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English language teaching with punch in Barcelona

With many teachers tempted to work overseas, Julia Horton tries a TEFL course at the International House language school and discovers just how tough and rewarding it can be

With many teachers tempted to work overseas, Julia Horton tries a TEFL course at the International House language school and discovers just how tough and rewarding it can be

It is only day three of my month-long course in Barcelona teaching English as a foreign language when I suggest illustrating the verb "to hit" by demonstrating forcefully on disruptive students.

I am joking of course, as clearly that would be highly inappropriate and we have a great group of students. But I am realising how useful gestures and mime can be in teaching English. My attempts to explain meaning do include pretending to punch an intermediate student in the face for the expression "give someone a black eye".

Considering how exhausted I am, even miming an attack on someone is risky. I have never worked so hard and learnt so much in such a short space of time.

From day two, trainees for the Cambridge Certificate in English Language Teaching to Adults (Celta) are teaching and observing classes, giving and receiving feedback, and attending sessions with experienced tutors on everything from pronunciation to rapport and classroom management.

And that's just from 9am to 5pm. After that, we fill in self-evaluation forms, detailing how our lesson went that day, and plan our next class.

We are told by our tutors at International House Barcelona which area of English we have to teach, and given suggested course-book exercises. We receive masses of information and ideas, but planning timings, adapting, printing and photocopying exercises for handouts, giving instructions and feedback, monitoring students' progress and correcting errors is up to us.

Since starting the course, I am both amazed and embarrassed to admit that I have stayed up as late as 4.30am planning a lesson.

I didn't start working on my plan properly until about 10pm on a typically sweltering night, and I was waging war against a particularly persistent mosquito while my brain battled with English grammar.

Tenses such as the present perfect are vaguely familiar to me through learning Spanish, but in my own language they are alien concepts. I know what is right and wrong, but struggle to explain why.

As it turns out, the 12 students in the class already have a fairly good understanding of the tenses. I am so relieved, and shattered, that I completely forget to go through their answers to the last exercise.

It is only my second class, but already I feel less nervous than in my first teaching practice, when I felt inwardly like Alice in Wonderland, shrinking before everyone's eyes, my speech getting faster and quieter during my 20-minute slot.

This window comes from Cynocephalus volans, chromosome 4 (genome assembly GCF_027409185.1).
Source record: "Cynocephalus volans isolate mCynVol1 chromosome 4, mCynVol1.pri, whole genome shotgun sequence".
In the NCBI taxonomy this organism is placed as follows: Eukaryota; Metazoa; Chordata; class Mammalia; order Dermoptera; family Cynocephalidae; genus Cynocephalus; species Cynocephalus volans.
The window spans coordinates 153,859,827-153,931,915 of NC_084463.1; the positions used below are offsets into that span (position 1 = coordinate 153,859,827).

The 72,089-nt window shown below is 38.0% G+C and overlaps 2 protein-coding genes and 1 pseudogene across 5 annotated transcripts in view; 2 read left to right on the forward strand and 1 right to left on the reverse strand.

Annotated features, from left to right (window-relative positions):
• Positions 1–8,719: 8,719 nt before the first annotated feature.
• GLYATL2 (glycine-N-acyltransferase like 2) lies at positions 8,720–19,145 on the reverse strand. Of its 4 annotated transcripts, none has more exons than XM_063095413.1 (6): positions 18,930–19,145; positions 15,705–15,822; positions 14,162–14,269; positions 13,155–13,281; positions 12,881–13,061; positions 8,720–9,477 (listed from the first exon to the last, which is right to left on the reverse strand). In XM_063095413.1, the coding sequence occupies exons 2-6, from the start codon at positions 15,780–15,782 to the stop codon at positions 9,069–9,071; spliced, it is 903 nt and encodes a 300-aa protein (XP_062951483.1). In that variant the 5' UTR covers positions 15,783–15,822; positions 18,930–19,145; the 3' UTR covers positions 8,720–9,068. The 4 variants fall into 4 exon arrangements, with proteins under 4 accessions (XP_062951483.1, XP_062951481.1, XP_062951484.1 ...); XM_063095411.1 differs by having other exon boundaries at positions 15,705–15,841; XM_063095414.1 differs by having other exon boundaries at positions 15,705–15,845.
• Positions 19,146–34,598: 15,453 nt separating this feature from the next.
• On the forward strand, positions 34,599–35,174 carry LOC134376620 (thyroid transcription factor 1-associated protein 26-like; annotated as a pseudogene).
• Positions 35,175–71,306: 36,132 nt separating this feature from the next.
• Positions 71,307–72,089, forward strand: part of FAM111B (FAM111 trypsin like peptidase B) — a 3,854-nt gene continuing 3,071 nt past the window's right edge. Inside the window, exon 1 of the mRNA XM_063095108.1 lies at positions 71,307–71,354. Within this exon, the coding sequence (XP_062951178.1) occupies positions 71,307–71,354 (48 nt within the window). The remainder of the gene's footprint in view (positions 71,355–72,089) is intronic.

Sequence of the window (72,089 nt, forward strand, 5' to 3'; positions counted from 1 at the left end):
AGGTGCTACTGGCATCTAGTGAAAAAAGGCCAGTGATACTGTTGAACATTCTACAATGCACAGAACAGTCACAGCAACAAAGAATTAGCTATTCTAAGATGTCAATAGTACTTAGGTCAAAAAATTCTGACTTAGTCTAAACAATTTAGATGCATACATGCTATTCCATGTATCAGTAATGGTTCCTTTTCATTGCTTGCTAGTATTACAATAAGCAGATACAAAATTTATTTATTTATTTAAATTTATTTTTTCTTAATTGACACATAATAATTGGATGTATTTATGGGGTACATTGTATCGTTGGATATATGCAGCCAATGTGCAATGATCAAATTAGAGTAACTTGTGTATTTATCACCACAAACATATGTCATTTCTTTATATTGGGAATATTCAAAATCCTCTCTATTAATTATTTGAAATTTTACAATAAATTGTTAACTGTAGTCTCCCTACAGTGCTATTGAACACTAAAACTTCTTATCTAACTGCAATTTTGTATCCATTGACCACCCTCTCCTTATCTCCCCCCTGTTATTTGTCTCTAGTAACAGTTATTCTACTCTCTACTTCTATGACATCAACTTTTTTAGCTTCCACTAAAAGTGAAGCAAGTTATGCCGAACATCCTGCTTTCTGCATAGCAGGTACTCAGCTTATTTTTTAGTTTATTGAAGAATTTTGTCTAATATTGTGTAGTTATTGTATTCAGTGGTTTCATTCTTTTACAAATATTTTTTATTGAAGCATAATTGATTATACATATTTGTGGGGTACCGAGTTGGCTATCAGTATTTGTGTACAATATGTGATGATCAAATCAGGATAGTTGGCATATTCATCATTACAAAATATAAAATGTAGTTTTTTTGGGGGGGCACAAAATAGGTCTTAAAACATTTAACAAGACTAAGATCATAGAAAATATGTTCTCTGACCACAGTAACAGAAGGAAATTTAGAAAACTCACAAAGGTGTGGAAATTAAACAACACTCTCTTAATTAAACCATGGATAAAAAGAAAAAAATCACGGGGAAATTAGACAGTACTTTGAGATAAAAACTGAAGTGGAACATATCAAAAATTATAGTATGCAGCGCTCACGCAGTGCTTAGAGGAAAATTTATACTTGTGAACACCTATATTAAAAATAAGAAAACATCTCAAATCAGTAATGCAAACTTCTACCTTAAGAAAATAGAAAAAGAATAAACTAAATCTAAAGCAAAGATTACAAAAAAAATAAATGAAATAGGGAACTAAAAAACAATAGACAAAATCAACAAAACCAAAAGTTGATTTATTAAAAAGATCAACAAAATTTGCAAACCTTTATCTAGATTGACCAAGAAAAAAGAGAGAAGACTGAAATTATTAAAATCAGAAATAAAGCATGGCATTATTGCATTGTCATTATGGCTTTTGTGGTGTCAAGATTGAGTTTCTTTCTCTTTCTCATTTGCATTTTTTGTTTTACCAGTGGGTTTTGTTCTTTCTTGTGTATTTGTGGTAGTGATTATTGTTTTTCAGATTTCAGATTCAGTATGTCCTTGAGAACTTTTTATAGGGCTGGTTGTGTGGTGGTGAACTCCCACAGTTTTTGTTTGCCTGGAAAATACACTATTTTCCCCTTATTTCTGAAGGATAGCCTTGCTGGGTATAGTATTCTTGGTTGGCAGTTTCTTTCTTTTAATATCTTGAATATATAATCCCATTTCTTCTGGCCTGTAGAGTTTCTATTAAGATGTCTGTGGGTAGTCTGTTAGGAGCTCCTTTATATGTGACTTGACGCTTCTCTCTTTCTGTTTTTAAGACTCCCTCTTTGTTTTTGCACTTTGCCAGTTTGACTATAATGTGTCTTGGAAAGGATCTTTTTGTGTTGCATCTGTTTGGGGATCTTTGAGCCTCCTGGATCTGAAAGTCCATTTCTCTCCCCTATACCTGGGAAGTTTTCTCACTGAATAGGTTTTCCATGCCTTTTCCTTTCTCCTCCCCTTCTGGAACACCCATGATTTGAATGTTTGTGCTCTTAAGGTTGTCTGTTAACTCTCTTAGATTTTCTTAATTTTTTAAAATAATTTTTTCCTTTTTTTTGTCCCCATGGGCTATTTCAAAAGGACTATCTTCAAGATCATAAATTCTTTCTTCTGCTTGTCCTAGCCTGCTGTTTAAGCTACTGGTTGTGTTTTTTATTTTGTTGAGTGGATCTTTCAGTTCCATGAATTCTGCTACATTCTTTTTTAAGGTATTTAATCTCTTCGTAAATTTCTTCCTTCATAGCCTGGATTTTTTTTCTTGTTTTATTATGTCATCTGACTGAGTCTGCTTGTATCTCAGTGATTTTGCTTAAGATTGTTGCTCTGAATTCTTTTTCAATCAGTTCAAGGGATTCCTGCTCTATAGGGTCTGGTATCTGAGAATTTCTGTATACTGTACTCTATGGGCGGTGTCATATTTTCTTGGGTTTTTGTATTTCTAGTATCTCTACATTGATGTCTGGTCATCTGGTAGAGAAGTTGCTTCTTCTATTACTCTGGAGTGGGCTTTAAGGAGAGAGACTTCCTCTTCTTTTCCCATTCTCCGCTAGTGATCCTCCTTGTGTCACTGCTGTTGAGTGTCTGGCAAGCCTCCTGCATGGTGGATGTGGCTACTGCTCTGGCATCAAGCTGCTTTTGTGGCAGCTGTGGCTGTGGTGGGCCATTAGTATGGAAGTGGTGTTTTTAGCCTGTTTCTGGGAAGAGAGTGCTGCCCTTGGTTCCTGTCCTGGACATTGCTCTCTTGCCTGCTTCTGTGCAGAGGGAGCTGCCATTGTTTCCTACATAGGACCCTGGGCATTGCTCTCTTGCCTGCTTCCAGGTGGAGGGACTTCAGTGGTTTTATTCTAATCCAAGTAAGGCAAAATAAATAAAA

My third lesson is the longest, at an hour, but time flies by as we look at newspapers to promote reading and explain verb expressions, such as giving someone a black eye.

I realise that, despite the fatigue and the anxieties, I am really enjoying teaching, and I am not alone.

Glasgow English literature graduate Kenny Sexton, 30, felt less comfortable in his second class than his first, because he wasn't sure what to do while the students were reading, but he is already set on a teaching career in Australia.

He says: "I wasn't sure if I wanted to study again after graduating, but I feel I'm quite a natural at teaching. It seems to suit my personality. The more I think about it, I can see myself teaching long term."

Camaraderie and socialising are crucial to surviving the course. Being in Barcelona as Spain experiences its first victory at a World Cup final guarantees a fun night out.

There are 18 trainees on the course, divided into three groups of six to create a mix of backgrounds, ages and nationalities.

Moroccan Jinane Bentaouet, 27, is one of several teachers doing the Celta. She works at an American school in Tangiers and has just starting teaching English as a second language.

She says: "I realised that there is a lot that I need to teach and I don't know how. English is my first language, but my Moroccan colleagues probably know more about grammar than I do. I know I'm going to be a much better teacher after this."

Exhaustion is normal and working late is common, though not recommended.

Gill Holley, IH Barcelona Celta trainer, says: "It's often the most intensive experience that people have ever had. People say that week three is the worst - they are getting progressively more tired, and (expected) standards are going up. But in week four things come together.

"Most people pass and have a real sense of achievement because of what they have learnt and how they have progressed in a very short space of time."

My group tutor this week, Joanna Dossetor, is encouraging. Despite my nerves, she says my manner is "very natural" and I have met the Celta pass criteria so far. My teaching skills, language knowledge and lesson plans, however, need more work.

After starting to get to know my students, in a few days I'll be teaching a completely new group at a different level, under a new tutor.

I know I'll be exhausted for the duration, but hope I'll continue enjoying teaching, and won't accidentally hit anyone.


The Cambridge Certificate in English Language Teaching to Adults, or Celta, is a well-respected TEFL course.

International House (IH) is a credited provider of Celta and has centres around the world, running courses throughout the year. Celta at IH Barcelona costs 1,550 Euros (pound;1,306). The next courses start on August 2 and 31. For more information, visit the website at www.ihes.combcn.

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